A recent letter to the editor in the Wall Street Journal got me to thinking. Quite an extraordinary feat I admit.
The letter was from a physician who was providing the other side of the story when it came to electronic medical records. His point was that there is a large cost, time and effort in converting patient records and changing physician behavior. Further, entering data into a computer may be far less efficient than hand writing in a patient’s file.
Those of us who are addicted to laptops, iPads and assorted other devices must admit he has a point. As I type this on my iPad there is little doubt I could write it out on a piece of paper faster than hunting and pecking on a touch screen keyboard that can be extremely frustrating as I hit the adjacent key or miss the space bar or the intended word is automatically replaced. I avoid the word flock if at all possible.
On the other hand that piece of paper won’t allow me to check spelling, file it for instant recovery or most important send my words of wisdom to virtually anyone anywhere in the world in seconds. The doctor admitted that over time using electronic records will become more routine, especially after the initial conversion. But for that to happen physicians must invest in and routinely use something other than a laptop with someone transcribing written notes. They must use a smart device as they would a piece of paper with their notes, orders, etc. automatically entered into the data base in one step.
However, all this interest in getting doctors to use electronic records is only half the story. While that objective is valid, it does not address the real issue of transferring information among doctors and other medical facilities. Individual doctors with electronic records is just the start of the required journey.
My very best friend has several doctors and health care professionals; dermatologist, oncologist, plastic surgeon, internist, rheumatologist, gynecologist, otolaryngologist, chiropractor, acupuncturist and podiatrist. None of them talk to one another, they don’t know what tests, scans or x-rays have been used (nobody is concerned about doses of compounded radiation from multiple scans and x-rays); they are unaware of prescriptions each has ordered, (thankfully the pharmacy benefit manager monitors for adverse interactions regardless where a prescription is filled). It is generally up to the patient to make each doctor aware of this information. Many, if not most patients, are ill equipped to deal with this especially when also coping with multiple or serious health issues.
When data is exchanged it is via a letter or fax often not as a matter of routine, but upon request. . . and we think we have the best health care system in the world. This lack of accessible central patent records is inefficient, costly and at times outright dangerous. The growth of accountable care organizations and consolidation of medical groups may help if they have a common data base, but even that is limited success.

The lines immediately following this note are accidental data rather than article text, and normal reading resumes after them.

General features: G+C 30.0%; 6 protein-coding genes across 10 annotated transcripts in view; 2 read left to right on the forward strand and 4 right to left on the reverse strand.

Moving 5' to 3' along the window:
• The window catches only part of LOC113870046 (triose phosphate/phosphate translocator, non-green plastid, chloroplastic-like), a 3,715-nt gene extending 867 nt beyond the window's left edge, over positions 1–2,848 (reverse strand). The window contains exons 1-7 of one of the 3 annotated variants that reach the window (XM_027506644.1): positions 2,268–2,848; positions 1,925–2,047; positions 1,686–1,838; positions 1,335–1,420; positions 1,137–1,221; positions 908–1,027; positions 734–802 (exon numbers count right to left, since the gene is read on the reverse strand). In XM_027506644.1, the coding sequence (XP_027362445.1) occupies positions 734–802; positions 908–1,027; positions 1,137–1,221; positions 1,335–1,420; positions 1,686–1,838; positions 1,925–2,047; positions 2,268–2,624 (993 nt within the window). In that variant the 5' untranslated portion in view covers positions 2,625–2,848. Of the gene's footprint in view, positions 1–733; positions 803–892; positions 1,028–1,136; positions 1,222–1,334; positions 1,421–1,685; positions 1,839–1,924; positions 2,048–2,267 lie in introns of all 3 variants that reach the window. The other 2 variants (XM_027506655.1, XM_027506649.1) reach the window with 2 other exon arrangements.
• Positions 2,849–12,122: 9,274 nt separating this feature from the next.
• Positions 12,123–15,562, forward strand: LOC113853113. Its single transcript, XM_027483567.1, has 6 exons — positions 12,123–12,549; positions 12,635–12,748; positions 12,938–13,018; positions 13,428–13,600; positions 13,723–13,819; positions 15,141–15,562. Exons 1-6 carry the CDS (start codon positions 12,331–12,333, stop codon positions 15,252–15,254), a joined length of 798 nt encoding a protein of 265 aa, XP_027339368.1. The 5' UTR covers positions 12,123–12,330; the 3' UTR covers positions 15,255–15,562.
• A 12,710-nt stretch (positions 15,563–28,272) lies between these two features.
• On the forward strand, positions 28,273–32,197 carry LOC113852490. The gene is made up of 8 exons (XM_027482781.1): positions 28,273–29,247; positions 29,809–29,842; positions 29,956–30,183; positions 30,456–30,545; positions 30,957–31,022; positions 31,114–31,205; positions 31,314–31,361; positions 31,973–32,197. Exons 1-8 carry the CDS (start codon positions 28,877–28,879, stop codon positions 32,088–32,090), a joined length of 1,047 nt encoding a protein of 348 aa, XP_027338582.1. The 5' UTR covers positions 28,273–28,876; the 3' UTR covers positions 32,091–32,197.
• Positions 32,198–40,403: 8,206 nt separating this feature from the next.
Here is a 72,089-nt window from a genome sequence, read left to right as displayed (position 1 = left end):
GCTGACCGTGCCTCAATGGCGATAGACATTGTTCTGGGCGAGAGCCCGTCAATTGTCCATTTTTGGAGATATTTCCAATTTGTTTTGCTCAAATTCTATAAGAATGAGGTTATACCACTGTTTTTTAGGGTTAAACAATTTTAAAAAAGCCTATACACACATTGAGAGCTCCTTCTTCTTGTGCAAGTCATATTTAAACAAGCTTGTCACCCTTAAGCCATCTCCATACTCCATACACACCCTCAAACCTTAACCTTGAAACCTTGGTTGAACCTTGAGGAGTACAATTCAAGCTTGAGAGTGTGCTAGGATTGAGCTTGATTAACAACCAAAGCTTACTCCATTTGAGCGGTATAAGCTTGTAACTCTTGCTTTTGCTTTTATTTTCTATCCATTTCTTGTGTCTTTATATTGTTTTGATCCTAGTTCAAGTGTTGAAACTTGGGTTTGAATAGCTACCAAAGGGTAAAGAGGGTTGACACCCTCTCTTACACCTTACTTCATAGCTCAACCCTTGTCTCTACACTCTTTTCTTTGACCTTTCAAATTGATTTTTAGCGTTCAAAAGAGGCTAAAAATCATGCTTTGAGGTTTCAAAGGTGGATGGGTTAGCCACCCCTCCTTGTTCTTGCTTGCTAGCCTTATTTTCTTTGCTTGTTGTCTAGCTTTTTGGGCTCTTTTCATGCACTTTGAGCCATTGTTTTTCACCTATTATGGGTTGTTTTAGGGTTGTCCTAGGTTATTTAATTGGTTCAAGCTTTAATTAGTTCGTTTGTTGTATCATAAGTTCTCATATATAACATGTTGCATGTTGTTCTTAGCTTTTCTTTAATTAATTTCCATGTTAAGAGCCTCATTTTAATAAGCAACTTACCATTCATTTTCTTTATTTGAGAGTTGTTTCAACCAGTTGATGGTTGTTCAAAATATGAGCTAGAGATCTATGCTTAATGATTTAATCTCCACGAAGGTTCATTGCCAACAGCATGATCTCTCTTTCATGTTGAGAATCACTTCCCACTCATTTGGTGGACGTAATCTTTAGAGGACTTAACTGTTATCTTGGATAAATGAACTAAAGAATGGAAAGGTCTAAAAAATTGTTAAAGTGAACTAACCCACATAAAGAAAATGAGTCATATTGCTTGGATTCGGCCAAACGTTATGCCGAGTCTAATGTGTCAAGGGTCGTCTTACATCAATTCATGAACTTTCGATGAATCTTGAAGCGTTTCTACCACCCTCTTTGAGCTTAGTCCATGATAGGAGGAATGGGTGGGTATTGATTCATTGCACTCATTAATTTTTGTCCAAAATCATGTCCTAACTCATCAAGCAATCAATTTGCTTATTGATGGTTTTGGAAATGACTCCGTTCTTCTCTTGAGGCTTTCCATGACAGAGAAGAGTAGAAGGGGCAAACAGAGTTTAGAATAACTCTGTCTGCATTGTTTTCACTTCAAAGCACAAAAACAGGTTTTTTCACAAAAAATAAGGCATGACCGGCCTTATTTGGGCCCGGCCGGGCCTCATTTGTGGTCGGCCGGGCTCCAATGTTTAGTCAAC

In this world of high tech where I get an e-mail three seconds after charging gas, can deposit a check with my phone or create a pdf file by taking a picture to e-mail and every time I use WiFii or a cellular network scores of systems know exactly where I am, you would think electronic medical records in a single database would be a no-brainer. While we fight over stupid stuff like free contraceptives and donut holes and medical loss ratios, we miss the major issues and opportunities that truly can save money and improve health care quality.
Reaching this goal is no easy or inexpensive task, some countries have tried and given up. We must start somewhere even if it is only on a prospective basis building a system that initially sets up a common data base for each newborn.
We hear a lot of talk about infrastructure these days. Given health care is the single budget item likely to bankrupt the U.S. and many companies in the years ahead, it would seem that investing in the health care infrastructure has a higher return than high speed rail between two cities or paving roads for the sake of spending money.
Here is an opportunity for a public private partnership funded by taxes, insurers and health care providers (and ultimately consumers) all of whom will benefit from a functioning integrated health care record system.